|Rhys Bowen: Murphy's Law|
Martin's Press (Hardcover), ISBN
Molly, who feels life holds more for her than a peasant's hardships, attracts trouble at every turn in her journey to a better life. First Molly finds a dead man in her kitchen. Knowing she can't prove her innocence, Molly flees to London and boards a ship bound for America.
Serendipity brings her to the right place at the right time, enabling her to assume another woman's identity. Under the name of "Kathleen O'Connor," Molly escorts the woman's two children to their father in New York. In this guise, Molly travels steerage and encounters the difficulties that plagued impoverished immigrants heading for Ellis Island. Once on the island, another man dies, embroiling Molly in an investigation she cannot escape. She desperately needs to find the murderer before the police discover her secrets.
Handsome Detective Daniel Sullivan of the New York Police Department presents a dilemma. He attracts and frightens Molly, tantalizing her with the possibility of a tempting romance, as well as the risk of exposure and deportation.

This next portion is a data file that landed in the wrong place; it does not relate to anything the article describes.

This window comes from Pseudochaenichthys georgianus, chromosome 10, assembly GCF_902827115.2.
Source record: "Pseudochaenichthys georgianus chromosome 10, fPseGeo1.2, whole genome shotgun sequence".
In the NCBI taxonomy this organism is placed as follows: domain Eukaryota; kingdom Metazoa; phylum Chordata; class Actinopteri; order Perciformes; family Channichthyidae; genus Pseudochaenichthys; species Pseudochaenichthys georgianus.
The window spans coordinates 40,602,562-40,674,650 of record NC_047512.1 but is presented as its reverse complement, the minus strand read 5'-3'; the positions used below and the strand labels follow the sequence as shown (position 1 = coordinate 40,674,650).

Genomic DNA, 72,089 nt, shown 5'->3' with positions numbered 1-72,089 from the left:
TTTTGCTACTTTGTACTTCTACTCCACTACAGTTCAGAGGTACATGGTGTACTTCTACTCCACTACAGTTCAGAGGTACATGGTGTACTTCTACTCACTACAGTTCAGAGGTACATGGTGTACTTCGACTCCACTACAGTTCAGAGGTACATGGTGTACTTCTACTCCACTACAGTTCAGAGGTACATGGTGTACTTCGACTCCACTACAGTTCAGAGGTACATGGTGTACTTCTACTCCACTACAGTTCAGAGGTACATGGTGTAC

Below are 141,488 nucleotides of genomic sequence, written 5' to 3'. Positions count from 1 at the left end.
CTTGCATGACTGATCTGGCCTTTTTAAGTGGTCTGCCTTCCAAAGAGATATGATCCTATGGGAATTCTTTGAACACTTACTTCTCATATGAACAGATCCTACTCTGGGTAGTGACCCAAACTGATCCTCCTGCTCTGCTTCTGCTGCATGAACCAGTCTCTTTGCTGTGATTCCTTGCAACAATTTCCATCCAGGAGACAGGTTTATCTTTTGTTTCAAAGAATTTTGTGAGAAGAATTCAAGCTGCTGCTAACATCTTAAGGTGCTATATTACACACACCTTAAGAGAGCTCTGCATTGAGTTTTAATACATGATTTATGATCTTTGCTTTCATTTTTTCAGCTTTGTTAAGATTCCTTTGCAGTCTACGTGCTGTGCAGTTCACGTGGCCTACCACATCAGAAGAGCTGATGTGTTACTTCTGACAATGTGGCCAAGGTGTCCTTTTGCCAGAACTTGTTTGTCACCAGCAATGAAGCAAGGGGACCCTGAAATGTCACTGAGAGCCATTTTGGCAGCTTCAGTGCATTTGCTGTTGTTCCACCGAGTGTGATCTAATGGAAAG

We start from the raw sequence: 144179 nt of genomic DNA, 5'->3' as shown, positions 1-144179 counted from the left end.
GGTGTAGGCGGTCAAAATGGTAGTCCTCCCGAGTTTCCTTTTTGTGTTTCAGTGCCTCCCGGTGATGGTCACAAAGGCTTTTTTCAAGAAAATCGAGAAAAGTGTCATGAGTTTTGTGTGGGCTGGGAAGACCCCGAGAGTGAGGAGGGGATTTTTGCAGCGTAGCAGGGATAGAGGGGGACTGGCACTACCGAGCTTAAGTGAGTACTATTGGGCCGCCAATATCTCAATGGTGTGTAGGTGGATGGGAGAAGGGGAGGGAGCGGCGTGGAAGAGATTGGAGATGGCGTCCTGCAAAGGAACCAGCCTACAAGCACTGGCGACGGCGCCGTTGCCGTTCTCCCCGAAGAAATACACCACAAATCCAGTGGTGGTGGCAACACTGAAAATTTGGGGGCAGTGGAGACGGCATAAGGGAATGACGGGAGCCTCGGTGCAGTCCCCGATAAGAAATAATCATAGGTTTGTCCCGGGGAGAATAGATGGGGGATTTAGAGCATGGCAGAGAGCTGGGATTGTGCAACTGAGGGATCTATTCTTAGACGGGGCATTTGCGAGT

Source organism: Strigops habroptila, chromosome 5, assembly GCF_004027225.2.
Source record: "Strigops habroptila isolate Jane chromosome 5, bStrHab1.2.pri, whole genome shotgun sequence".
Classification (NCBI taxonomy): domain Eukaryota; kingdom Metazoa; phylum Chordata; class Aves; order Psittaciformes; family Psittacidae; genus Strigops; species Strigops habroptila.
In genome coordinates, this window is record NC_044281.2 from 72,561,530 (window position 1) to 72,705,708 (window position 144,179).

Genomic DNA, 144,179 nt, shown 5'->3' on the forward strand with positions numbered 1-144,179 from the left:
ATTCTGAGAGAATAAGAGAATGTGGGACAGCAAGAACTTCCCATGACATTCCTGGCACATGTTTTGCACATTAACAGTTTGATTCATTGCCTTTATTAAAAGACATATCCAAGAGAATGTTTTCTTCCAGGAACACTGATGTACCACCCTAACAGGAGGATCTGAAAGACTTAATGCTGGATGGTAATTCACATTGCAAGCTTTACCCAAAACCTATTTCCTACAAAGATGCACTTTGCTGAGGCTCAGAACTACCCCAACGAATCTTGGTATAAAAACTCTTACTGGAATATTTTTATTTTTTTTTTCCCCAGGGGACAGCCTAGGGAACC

Bowen's New York City setting becomes a character, further complicating Molly's life. Ethnic factions divide the city into a honeycomb of distinct and separate neighborhoods that shun outsiders. The segregated Irish community dances to the music of the powerful government officials housed in Tammany Hall. It didn't take new immigrants long to learn the steps and subsequent rewards of that particular dance. The mayor, alderman, union bosses and cronies run the city by might and muscle, giving cooperative Irish countrymen unlimited opportunities. Those unwilling to ignore a bit of law breaking as well as head cracking, risk excommunication or death. This forces Molly to make a choice -- uphold her ethics or sell them for Tammany gold.
The author paints a fascinating life for immigrants in this bustling, hostile, beguiling city alive with vice and diversity and violence. Readers will soak up the ambiance and ask for more depth. But alas, the author presents a superficial veneer of historic detail and description.
Bowen's strength lies in the roller coaster mystery ride she writes. Ripe with red herrings, suspense and misdirection, the storyline hangs tough, only slightly weakened by serendipitous happenstance. Yet, readers will embrace future adventures with this admirable and likeable young woman alone in the New World.
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